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How To Talk to Your Teen About a Future Career


Thinking about a future career can bring a lot of stress. Figuring out what he is going to do with this ‘future’ is such a vast undertaking that wrapping his brain around it can seem too daunting. Parents need to learn to help their teen conquer this hefty question by dropping seeds of conversation as time goes by and watch them grow into ideas. This chops up the question into workable issues that you and your teen can enjoy dealing with throughout their teen years.
Time Required: Start as early as middle school.

Here's How:

  1. In your child’s life there are times when they are given the opportunity to see and/or discuss a certain career. Schools have Career Day, an aunt or uncle talk about what they do for a living or your teen’s youth group goes on a trip to a hospital and talks to the staff there. Each of these times is an opportunity for you to ask your teen what he thought of those jobs or that field of work.

  2. When your teen shows interest in a certain career, you should do some research. Then, you can offer your teen some information on that job and related jobs. The Occupational Outlook Handbook put out by the Department of Labor gives you what schooling is needed, how much someone can make and other information about almost every career out there today. It’s a wonderful free online resource.

  3. Help your teen weight the pros and cons for his different career interests. Encourage your teen to narrow the choices down to five at the most. He can always change his mind after he sees the specifics for these choices.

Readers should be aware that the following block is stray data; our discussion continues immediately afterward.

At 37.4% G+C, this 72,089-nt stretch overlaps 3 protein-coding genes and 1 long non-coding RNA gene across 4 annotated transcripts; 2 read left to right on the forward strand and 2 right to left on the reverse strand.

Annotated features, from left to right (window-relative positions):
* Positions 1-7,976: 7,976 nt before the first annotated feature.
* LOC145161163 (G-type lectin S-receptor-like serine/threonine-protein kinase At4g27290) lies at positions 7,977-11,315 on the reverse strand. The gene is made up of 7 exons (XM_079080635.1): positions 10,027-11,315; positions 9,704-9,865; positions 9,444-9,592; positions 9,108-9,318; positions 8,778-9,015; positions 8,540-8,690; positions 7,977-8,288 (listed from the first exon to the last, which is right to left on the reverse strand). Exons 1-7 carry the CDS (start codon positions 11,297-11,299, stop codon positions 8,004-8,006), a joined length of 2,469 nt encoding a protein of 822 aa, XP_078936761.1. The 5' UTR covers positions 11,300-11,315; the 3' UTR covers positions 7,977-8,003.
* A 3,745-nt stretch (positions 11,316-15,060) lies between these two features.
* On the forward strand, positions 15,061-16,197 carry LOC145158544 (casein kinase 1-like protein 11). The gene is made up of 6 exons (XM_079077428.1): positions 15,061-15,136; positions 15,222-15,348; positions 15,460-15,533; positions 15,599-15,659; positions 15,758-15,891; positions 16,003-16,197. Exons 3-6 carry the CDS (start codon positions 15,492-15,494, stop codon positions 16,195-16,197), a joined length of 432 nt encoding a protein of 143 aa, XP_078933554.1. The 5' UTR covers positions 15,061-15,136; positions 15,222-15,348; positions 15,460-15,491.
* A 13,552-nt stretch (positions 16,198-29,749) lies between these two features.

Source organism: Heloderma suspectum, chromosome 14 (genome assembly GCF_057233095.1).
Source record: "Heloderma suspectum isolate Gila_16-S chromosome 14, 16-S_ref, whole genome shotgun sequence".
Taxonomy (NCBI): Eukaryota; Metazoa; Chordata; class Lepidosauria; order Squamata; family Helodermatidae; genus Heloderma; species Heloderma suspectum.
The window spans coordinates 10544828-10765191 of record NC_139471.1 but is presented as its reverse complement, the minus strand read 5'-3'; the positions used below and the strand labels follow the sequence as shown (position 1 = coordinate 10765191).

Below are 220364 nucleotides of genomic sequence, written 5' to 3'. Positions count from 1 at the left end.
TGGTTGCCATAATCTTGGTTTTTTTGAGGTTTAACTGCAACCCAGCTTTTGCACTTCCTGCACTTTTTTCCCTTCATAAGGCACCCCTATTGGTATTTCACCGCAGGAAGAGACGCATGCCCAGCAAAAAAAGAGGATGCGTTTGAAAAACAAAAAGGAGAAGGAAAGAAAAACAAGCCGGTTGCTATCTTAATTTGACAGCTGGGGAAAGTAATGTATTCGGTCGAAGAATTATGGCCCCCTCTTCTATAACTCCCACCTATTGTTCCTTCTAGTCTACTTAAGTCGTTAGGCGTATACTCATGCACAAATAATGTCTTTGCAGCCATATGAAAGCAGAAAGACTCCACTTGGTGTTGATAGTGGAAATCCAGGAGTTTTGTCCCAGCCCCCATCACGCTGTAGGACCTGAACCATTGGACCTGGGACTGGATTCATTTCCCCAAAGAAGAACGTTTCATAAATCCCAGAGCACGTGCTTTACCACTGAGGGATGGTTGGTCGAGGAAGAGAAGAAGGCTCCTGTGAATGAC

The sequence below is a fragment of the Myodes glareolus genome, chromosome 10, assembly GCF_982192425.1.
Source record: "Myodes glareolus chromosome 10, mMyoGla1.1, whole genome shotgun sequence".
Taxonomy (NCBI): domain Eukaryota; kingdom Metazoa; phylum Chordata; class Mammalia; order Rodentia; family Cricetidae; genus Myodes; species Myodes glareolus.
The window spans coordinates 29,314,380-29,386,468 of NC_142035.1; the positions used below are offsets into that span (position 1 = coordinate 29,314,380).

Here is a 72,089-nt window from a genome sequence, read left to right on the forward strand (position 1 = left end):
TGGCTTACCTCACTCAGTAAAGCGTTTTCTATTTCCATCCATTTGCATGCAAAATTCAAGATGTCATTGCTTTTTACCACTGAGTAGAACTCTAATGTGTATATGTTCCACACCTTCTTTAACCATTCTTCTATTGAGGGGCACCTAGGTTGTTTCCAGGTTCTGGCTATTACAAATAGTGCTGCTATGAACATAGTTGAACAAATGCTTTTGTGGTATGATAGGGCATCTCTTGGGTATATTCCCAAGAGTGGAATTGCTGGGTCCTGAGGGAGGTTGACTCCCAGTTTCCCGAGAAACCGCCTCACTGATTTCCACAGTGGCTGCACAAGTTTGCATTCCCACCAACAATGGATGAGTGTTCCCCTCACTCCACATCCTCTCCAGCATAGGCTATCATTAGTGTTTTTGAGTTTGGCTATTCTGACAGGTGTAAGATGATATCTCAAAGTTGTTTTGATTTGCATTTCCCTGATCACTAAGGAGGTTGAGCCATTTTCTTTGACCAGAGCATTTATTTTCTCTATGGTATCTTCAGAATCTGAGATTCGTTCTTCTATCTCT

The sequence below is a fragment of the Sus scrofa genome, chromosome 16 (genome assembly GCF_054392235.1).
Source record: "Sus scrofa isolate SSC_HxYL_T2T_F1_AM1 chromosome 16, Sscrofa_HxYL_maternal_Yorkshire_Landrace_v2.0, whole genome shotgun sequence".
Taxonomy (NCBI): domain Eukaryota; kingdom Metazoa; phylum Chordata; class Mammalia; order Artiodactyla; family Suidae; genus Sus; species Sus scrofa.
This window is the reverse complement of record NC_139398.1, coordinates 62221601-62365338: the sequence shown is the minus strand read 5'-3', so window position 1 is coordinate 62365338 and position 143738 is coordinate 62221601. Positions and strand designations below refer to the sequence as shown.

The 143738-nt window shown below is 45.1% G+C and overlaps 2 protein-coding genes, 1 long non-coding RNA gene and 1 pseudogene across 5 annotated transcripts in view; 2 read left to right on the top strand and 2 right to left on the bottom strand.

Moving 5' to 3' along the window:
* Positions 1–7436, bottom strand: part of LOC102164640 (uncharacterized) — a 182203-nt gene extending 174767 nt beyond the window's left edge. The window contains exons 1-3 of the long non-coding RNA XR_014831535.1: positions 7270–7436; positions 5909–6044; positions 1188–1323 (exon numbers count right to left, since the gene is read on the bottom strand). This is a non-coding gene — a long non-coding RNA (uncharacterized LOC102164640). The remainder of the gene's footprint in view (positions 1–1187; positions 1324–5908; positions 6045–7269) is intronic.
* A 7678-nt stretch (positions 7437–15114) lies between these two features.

4. Figure out the path your teen would have to take in order to obtain the schooling for his career choices. This is a good time to begin ordering in college and technical school catalogs. Use the catalogs and any other information you have found as an ice breaker for more conversations with your teen.

  5. The ultimate decision lies with your teenager, but you do have the right to have input. Make this a clear message. Teach your teen that part of being independent is knowing when and who to lean on, trust and respect.


  1. Be sure not to push your teen in any specific direction that may be on your agenda. While you may need to push him forward, you want to guide him towards his future, not the one you may be dreaming about.

  2. Every time you talk to your teen about his future you will need to give him time to digest the conversation. Try not to pick his brain too much while he is doing this. Simply ask if he is ready to talk more about it and abide by his answer.

  3. Do you feel you have open communication with your teen?

    See the poll results.

  4. Parenting Quizzes for Parents of Teens

Related Video
How to Talk to Your Teenage Son

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